AMA: Deadline to avoid Medicare payment penalty approaching

David Barbe
David O. Barbe

Dec. 31 is the last day physicians can act to avoid a Medicare payment penalty under the Medicare Access and Chip Reauthorization Act in 2019, the AMA said in a press release.

“The AMA is working to make sure every physician — in every practice setting and every specialty — is prepared to make the successful transition to the new Medicare law,” David O. Barbe, MD, and AMA president, said in the release.

According to the release, 2017 is the first full year of reporting under MACRA’s Quality Payment Program. Physicians can choose a quality measure to report on that makes sense for their practice based on their patient population or the procedures performed most often. In addition, practices with 15 or fewer clinicians can receive support for selecting and reporting on appropriate measures to satisfy Merit-Based Incentive Payment System (MIPS) requirements.

For clinicians who were not prepared for full participation this year, reporting quality information on just one patient and one measure in 2017 will allow physicians to avoid a Medicare payment penalty in 2019, according to the AMA.

“All the tools physicians need are available on the AMA website, and, with time quickly ticking down, we urge all physicians who haven’t done so already to take a few simple steps that will help them avoid a penalty,” Barbe said.

The AAFP and American College of Physicians also have materials that medical professionals can use to better understand MACRA.

For more information :

MACRA: The Medicare Access and CHIP Reauthorization Act. http://www.aafp.org/news/macra-ready.html. Accessed Dec. 14, 2017.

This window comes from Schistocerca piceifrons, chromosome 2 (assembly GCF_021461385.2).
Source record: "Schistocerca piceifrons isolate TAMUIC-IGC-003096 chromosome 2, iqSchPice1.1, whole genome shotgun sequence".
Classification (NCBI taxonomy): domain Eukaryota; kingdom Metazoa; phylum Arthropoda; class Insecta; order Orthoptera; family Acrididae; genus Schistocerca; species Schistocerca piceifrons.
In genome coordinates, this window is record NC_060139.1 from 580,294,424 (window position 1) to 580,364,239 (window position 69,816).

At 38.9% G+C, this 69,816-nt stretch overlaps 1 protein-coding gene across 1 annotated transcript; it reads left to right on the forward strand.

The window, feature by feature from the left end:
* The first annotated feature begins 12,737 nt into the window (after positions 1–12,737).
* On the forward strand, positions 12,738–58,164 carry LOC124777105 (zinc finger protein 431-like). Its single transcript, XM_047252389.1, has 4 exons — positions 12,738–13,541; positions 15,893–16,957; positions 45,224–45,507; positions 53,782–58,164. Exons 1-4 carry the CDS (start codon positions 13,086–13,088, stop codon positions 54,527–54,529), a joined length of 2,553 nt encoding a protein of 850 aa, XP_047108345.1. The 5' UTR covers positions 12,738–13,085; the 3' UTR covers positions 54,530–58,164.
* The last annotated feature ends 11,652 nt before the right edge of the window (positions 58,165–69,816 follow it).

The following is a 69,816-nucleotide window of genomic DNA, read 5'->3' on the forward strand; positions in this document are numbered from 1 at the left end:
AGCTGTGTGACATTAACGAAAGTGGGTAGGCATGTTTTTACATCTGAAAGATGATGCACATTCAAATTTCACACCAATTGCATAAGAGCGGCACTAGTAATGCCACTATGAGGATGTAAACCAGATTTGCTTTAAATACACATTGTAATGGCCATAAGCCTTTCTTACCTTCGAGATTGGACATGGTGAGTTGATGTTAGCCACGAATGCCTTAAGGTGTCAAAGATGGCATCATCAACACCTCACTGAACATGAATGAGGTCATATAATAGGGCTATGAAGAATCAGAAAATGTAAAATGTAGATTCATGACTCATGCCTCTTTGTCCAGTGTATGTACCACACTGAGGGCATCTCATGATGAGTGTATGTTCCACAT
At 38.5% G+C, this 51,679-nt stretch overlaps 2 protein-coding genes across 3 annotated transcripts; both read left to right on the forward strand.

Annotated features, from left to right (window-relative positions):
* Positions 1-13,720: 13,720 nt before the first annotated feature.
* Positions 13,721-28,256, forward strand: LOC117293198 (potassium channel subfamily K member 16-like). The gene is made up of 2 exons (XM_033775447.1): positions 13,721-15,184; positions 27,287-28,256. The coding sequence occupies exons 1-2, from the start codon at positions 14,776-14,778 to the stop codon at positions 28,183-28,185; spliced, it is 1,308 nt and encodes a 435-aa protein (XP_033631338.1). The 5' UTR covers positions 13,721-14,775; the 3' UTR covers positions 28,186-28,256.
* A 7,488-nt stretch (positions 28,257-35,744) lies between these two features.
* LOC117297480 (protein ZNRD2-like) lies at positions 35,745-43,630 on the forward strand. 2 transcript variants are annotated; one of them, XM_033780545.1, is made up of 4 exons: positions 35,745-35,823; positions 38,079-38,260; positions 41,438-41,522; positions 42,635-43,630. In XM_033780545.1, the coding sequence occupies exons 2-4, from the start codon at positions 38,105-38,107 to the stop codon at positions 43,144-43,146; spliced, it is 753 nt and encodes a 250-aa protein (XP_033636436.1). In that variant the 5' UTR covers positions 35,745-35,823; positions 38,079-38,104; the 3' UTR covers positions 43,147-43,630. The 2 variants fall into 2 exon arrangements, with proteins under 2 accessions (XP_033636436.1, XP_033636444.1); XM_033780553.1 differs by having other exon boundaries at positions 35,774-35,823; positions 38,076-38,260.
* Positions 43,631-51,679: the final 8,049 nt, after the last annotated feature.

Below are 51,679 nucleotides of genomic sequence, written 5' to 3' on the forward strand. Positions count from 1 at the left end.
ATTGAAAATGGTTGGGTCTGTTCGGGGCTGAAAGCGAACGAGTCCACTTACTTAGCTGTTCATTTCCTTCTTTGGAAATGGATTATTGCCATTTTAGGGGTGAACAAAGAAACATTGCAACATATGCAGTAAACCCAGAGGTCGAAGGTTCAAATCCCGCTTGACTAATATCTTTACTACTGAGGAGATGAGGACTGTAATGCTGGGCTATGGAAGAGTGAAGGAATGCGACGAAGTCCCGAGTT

Frequently Asked Questions: Medicare Access and CHIP Reauthorization Act of 2015.

http://www.aafp.org/practice-management/payment/medicare-payment/faq.html. Accessed Dec. 14, 2017.

Disclosure: Barbe is president of AMA.

David Barbe
David O. Barbe

Dec. 31 is the last day physicians can act to avoid a Medicare payment penalty under the Medicare Access and Chip Reauthorization Act in 2019, the AMA said in a press release.

“The AMA is working to make sure every physician — in every practice setting and every specialty — is prepared to make the successful transition to the new Medicare law,” David O. Barbe, MD, and AMA president, said in the release.

According to the release, 2017 is the first full year of reporting under MACRA’s Quality Payment Program. Physicians can choose a quality measure to report on that makes sense for their practice based on their patient population or the procedures performed most often. In addition, practices with 15 or fewer clinicians can receive support for selecting and reporting on appropriate measures to satisfy Merit-Based Incentive Payment System (MIPS) requirements.

For clinicians who were not prepared for full participation this year, reporting quality information on just one patient and one measure in 2017 will allow physicians to avoid a Medicare payment penalty in 2019, according to the AMA.

“All the tools physicians need are available on the AMA website, and, with time quickly ticking down, we urge all physicians who haven’t done so already to take a few simple steps that will help them avoid a penalty,” Barbe said.

The AAFP and American College of Physicians also have materials that medical professionals can use to better understand MACRA.

For more information :

MACRA: The Medicare Access and CHIP Reauthorization Act. http://www.aafp.org/news/macra-ready.html. Accessed Dec. 14, 2017.

Frequently Asked Questions: Medicare Access and CHIP Reauthorization Act of 2015.

http://www.aafp.org/practice-management/payment/medicare-payment/faq.html. Accessed Dec. 14, 2017.

Disclosure: Barbe is president of AMA.